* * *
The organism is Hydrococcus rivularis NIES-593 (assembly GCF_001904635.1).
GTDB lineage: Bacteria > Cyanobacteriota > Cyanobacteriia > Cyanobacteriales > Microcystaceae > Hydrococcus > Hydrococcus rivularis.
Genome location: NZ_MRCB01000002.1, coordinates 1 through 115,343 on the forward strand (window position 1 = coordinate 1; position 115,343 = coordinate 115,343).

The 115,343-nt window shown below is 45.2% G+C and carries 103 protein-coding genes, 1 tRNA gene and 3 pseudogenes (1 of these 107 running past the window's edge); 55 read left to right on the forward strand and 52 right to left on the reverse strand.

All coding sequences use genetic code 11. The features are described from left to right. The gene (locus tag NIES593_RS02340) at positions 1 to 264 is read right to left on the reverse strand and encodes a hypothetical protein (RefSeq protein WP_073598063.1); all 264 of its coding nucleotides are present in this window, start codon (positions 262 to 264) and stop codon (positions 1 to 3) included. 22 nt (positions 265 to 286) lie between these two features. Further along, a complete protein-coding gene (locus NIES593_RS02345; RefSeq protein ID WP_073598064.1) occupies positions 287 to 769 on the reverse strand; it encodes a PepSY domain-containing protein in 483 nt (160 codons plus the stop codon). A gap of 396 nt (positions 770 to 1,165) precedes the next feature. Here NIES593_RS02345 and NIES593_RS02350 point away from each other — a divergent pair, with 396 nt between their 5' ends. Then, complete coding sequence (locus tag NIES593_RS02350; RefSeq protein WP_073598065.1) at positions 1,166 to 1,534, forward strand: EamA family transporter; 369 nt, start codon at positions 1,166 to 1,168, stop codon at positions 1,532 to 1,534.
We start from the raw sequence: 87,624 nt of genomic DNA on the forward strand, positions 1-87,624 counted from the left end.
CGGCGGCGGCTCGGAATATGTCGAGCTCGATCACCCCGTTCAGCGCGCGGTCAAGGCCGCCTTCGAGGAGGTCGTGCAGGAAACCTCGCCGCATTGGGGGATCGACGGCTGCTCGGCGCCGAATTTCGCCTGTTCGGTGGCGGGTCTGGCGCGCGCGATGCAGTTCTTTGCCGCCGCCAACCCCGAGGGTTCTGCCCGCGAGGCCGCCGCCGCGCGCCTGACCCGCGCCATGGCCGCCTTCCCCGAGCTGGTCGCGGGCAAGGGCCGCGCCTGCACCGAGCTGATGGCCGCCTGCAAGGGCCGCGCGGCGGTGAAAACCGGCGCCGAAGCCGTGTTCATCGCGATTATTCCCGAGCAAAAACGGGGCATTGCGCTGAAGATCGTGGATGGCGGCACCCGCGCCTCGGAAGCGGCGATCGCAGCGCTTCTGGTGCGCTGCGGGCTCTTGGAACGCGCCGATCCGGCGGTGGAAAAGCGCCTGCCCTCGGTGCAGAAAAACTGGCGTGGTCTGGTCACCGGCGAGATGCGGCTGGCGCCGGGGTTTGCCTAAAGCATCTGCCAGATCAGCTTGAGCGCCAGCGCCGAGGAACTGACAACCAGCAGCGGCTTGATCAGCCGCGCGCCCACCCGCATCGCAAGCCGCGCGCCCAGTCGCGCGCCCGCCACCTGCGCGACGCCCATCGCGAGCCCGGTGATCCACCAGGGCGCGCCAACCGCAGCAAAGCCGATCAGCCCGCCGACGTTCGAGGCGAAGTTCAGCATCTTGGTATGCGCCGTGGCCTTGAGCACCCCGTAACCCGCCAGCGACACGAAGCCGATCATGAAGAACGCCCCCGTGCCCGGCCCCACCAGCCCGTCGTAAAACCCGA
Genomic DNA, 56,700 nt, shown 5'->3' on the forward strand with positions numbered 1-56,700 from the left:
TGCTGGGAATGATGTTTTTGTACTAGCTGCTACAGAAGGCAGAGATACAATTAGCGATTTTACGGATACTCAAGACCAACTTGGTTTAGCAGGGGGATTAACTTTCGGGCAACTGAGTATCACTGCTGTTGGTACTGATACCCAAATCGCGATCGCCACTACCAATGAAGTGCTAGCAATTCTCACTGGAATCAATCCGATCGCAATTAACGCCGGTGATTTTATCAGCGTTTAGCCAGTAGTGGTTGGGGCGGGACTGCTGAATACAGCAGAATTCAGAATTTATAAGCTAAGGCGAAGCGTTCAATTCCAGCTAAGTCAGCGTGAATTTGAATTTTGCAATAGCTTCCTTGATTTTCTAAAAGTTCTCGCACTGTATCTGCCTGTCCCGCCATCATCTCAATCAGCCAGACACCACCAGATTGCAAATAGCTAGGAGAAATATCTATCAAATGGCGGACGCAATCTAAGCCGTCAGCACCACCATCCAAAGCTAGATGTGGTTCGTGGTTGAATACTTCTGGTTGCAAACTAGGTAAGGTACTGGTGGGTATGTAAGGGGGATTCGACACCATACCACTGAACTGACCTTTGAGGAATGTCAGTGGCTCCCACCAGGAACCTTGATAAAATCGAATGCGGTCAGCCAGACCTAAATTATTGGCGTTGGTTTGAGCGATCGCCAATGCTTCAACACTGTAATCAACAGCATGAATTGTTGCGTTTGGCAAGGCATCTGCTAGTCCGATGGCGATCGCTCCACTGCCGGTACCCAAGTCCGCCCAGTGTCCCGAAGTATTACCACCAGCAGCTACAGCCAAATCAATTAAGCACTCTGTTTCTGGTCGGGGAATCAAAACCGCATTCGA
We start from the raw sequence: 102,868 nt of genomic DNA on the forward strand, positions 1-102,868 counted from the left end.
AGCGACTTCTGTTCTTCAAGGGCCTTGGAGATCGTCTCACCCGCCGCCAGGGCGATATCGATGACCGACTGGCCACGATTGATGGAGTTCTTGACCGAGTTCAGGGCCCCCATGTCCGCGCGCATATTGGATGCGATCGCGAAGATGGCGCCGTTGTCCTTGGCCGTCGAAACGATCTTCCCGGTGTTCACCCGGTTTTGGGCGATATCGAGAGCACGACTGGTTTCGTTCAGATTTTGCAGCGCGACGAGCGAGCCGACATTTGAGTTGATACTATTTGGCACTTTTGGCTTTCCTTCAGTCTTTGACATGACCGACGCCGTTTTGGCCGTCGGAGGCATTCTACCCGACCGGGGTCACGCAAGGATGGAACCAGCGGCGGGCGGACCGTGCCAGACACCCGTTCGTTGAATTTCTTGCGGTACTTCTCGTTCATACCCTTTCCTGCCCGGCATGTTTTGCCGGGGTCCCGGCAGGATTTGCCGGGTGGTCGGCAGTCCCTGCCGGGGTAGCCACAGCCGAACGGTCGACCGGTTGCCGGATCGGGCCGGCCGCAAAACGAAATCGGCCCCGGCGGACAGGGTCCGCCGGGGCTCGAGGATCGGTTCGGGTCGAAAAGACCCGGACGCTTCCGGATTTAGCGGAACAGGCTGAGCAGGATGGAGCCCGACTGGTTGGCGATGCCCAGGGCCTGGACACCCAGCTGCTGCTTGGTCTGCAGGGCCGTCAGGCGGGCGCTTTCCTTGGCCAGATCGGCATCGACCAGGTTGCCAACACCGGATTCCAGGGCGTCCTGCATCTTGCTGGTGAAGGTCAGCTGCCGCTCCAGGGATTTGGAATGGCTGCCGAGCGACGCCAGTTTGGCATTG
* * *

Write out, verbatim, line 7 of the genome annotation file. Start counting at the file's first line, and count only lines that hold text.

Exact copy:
CGGCGGCGGCTCGGAATATGTCGAGCTCGATCACCCCGTTCAGCGCGCGGTCAAGGCCGCCTTCGAGGAGGTCGTGCAGGAAACCTCGCCGCATTGGGGGATCGACGGCTGCTCGGCGCCGAATTTCGCCTGTTCGGTGGCGGGTCTGGCGCGCGCGATGCAGTTCTTTGCCGCCGCCAACCCCGAGGGTTCTGCCCGCGAGGCCGCCGCCGCGCGCCTGACCCGCGCCATGGCCGCCTTCCCCGAGCTGGTCGCGGGCAAGGGCCGCGCCTGCACCGAGCTGATGGCCGCCTGCAAGGGCCGCGCGGCGGTGAAAACCGGCGCCGAAGCCGTGTTCATCGCGATTATTCCCGAGCAAAAACGGGGCATTGCGCTGAAGATCGTGGATGGCGGCACCCGCGCCTCGGAAGCGGCGATCGCAGCGCTTCTGGTGCGCTGCGGGCTCTTGGAACGCGCCGATCCGGCGGTGGAAAAGCGCCTGCCCTCGGTGCAGAAAAACTGGCGTGGTCTGGTCACCGGCGAGATGCGGCTGGCGCCGGGGTTTGCCTAAAGCATCTGCCAGATCAGCTTGAGCGCCAGCGCCGAGGAACTGACAACCAGCAGCGGCTTGATCAGCCGCGCGCCCACCCGCATCGCAAGCCGCGCGCCCAGTCGCGCGCCCGCCACCTGCGCGACGCCCATCGCGAGCCCGGTGATCCACCAGGGCGCGCCAACCGCAGCAAAGCCGATCAGCCCGCCGACGTTCGAGGCGAAGTTCAGCATCTTGGTATGCGCCGTGGCCTTGAGCACCCCGTAACCCGCCAGCGACACGAAGCCGATCATGAAGAACGCCCCCGTGCCCGGCCCCACCAGCCCGTCGTAAAACCCGA